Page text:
Monday the 21st of February marked the start of Fairtrade Fortnight, a two-week event designed to draw attention to where our food and drinks come from, and the inequality faced by many workers.
Despite farming being among the largest employers in the world, millions of workers on these farms struggle to feed themselves and their families. This is due to the amount they earn in comparison to the work they do. Often, farmers won’t receive a fair price for the food and items they produce, and there are few measures in place to ensure they have access to things such as labour, economic and civil rights.
The Fairtrade Foundation aims to correct this and create an environment in which trade benefits (such as earnings) are shared equally and justly, by means like providing farmers with additional payments and a “minimum safety net price” to help stability.
In these busy and uncertain times, it’s easy to not give much thought to exactly how the food we purchase comes to be. It’s a conscious effort, and one we all sometimes forget about. After the last two years it can seem daunting to keep something else in mind. While there are several ways to get involved with the Fairtrade Foundation, such as partaking in events, starting fundraisers and campaigns and giving donations, there are also smaller, but equally impactful, actions you can take to support the campaign:
- Buy Fairtrade products from your local supermarket. These products can be identified by the signature Fairtrade logo.
- Encourage your peers to also shop with Fairtrade in mind, and start a conversation about the foundation and its goals.
- If there is a lack of Fairtrade products at your local store, consider speaking to or writing an email to the manager requesting a change.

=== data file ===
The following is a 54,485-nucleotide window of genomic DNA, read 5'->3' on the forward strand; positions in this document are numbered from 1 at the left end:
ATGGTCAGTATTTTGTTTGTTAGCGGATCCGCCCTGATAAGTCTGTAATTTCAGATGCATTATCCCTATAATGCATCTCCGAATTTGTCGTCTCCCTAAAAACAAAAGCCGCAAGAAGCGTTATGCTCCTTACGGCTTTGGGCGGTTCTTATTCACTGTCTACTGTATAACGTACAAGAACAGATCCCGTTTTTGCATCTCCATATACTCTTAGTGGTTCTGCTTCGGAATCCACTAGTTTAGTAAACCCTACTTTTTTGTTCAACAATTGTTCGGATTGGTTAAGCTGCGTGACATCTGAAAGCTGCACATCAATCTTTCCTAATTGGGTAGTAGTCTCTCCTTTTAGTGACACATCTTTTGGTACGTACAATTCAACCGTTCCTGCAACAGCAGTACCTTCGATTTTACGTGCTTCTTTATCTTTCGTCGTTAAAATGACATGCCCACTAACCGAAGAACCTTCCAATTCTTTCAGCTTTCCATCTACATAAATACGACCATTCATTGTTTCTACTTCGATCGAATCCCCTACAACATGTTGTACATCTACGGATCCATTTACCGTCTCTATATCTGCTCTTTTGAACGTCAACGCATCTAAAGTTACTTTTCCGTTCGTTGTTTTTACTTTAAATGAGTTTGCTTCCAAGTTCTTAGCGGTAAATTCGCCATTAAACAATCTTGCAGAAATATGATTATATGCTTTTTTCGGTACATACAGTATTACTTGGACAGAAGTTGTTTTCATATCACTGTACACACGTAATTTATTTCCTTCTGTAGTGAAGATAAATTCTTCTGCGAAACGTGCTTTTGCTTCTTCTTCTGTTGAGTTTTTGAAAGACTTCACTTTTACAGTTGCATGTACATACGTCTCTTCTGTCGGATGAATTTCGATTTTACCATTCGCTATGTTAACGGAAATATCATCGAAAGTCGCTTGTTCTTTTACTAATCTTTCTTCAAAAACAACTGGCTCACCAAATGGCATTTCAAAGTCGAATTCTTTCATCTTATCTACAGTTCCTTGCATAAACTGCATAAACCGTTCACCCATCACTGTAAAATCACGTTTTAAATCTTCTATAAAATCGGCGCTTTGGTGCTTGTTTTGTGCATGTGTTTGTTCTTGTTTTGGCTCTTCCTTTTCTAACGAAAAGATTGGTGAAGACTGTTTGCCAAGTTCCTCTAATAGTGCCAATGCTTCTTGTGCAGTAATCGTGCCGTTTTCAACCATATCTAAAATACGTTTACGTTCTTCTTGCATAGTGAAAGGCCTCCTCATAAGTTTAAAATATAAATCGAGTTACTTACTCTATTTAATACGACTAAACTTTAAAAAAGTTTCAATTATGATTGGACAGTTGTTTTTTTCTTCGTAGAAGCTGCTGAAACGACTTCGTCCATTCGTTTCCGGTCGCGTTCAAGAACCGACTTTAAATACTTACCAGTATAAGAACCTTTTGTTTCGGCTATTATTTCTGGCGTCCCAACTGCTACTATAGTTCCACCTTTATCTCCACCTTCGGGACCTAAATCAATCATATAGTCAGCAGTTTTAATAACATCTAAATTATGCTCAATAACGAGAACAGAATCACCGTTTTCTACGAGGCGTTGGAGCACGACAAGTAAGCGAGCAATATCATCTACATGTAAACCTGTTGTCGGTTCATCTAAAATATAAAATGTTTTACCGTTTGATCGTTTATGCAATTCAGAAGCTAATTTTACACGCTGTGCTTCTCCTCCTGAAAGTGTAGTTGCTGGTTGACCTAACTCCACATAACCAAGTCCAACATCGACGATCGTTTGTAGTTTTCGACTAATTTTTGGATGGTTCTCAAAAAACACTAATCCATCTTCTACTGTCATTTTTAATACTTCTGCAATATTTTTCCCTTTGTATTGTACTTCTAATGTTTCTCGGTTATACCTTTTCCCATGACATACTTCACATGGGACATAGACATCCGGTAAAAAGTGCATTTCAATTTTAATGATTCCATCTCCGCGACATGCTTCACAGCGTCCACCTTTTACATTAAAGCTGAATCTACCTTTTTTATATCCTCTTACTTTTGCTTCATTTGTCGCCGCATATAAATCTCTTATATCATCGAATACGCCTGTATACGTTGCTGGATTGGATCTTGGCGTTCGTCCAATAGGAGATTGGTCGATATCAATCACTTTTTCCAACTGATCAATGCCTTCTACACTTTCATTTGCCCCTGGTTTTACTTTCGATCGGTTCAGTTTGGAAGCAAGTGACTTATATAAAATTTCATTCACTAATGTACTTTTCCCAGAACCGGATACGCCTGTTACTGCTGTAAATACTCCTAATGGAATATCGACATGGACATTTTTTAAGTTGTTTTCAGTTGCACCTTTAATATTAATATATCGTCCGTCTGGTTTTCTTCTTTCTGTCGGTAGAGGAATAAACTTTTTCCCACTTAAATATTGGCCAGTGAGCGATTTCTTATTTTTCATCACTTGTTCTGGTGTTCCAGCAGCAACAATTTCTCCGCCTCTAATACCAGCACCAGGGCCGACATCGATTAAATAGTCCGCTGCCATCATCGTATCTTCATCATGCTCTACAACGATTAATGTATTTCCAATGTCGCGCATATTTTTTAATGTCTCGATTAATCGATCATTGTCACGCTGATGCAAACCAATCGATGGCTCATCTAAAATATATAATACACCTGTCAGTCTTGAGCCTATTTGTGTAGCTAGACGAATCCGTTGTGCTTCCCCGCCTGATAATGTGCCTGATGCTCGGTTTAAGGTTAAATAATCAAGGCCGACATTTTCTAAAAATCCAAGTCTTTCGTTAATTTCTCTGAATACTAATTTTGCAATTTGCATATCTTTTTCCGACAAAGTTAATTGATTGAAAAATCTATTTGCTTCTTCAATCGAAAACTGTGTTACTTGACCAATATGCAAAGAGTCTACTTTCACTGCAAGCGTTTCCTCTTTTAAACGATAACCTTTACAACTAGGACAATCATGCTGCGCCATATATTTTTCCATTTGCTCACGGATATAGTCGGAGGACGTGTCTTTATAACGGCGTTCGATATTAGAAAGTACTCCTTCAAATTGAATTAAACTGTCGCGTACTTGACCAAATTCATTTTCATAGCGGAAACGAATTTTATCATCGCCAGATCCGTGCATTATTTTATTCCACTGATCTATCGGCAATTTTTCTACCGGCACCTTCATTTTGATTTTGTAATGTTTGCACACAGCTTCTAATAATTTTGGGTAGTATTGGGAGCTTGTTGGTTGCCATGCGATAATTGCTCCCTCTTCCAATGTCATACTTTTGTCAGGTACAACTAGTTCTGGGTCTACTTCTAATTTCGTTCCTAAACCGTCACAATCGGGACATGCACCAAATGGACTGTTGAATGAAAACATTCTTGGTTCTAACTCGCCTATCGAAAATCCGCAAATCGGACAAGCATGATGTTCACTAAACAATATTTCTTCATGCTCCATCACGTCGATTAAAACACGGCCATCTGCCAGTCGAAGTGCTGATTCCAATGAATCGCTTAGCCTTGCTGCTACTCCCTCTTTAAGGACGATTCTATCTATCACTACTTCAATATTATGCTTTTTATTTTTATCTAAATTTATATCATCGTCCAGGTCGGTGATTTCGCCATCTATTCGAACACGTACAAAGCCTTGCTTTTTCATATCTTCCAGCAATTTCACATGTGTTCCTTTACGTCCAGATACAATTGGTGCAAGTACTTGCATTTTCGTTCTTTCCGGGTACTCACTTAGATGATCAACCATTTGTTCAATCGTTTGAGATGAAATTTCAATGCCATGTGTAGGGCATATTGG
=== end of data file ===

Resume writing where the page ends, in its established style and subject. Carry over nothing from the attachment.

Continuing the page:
On top of these, there are less direct actions you can take if you’d like to gain a better understanding of the organisation and its aims. Fairtrade organisations have a large amount of resources (many of which are interactive) available across their platforms. For example, as Easter approaches a lot of us will be both buying and eating a good deal of chocolate (festive and otherwise). In fact, in 2015, 80 million Easter Eggs were sold in the UK alone!
While the majority of us enjoy chocolate, how much do we really know about where it comes from and how it ends up on our shelves? The Fairtrade Foundation has a quiz where you can test your knowledge!
Farming may be an industry, but it’s the individual workers that comprise it, and each of their stories is different and unique. The Fairtrade Foundation talks to several farmers about the challenges they face and how Fairtrade has impacted them.
For more ways to get involved and stay up-to-date with news, events and other ways to support Fairtrade, be sure to keep an eye out in social media, both our own SGO accounts and the official Fairtrade channels.
by Holly Steventon, SGO Project Officer
Featured image is a cocoa producer image from www.fairtrade.org.uk